A 24-year-old primigravid woman, who plans to breastfeed, decides to have a home delivery. Immediately after the birth of a 4.1-kg (9-lb) newborn, the patient experiences massive hemorrhage from extensive vaginal and cervical lacerations. She is brought to the nearest hospital in shock. Over the course of 2 hours, nine units of blood are transfused, and the patient’s blood pressure returns to a reasonable level. A hemoglobin value the next day is 7.5 g/dL, and three more units of packed red blood cells are given.
The most likely late sequela to consider in this woman is which of the following?A) Hemochromatosis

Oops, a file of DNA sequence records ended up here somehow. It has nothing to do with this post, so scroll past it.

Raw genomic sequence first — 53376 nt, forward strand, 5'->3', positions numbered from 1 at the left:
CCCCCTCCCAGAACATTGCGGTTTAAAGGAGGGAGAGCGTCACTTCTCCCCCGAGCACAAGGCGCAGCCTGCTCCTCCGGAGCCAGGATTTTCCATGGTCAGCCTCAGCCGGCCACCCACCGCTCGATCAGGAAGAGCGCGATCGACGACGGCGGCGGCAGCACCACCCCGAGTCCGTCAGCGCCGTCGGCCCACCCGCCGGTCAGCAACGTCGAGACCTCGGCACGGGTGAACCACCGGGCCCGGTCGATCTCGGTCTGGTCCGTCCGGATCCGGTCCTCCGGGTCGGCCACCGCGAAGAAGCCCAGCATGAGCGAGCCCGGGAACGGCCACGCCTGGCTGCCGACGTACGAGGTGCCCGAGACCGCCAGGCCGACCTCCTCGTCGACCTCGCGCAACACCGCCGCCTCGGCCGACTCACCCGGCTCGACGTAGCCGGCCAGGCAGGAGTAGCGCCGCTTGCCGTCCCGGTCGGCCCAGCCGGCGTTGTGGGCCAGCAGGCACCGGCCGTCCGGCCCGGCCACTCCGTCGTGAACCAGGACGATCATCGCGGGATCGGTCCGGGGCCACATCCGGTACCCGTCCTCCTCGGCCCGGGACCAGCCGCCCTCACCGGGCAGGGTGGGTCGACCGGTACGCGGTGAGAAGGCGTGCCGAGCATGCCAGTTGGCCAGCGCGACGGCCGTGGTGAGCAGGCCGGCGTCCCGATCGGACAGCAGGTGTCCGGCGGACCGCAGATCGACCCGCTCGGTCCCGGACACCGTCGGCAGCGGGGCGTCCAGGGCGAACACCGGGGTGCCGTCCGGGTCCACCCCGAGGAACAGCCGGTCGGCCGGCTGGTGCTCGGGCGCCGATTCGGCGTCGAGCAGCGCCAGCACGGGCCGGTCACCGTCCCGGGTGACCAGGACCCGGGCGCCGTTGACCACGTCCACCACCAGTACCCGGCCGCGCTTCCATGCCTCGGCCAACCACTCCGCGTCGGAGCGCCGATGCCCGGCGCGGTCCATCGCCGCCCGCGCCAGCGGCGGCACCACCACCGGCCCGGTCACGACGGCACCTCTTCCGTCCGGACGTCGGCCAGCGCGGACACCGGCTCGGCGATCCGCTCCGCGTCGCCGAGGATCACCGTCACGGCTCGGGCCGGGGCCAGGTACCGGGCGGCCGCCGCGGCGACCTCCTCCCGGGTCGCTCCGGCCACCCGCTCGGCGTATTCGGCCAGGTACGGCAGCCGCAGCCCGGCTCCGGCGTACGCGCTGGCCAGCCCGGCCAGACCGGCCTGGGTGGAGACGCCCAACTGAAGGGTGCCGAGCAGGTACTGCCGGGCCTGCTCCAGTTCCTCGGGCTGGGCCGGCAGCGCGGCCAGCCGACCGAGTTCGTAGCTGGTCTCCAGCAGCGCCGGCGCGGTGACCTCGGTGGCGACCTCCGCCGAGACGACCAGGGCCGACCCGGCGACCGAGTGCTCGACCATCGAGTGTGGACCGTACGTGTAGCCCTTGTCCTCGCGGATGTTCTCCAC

A disadvantage of home delivery is the lack of facilities to control postpartum hemorrhage. The woman described in the question delivered a large baby, suffered multiple soft tissue injuries, and went into shock, needing nine units of blood by the time she reached the hospital. Sheehan syndrome seems a likely possibility in this woman. This syndrome of anterior pituitary necrosis related to obstetric hemorrhage can be diagnosed by 1-week postpartum, as lactation fails to commence normally. Other symptoms of Sheehan syndrome include amenorrhea, atrophy of the breasts, and loss of thyroid and adrenal function. The other presented choices for late sequelae are less likely. Hemochromatosis would not be expected to occur in this healthy young woman, especially since she did not receive prolonged transfusions. Cushing, Simmonds, and Stein-Leventhal syndromes are not known to be related to postpartum hemorrhage. It is important to note that home delivery is not a predisposing factor to postpartum hemorrhage.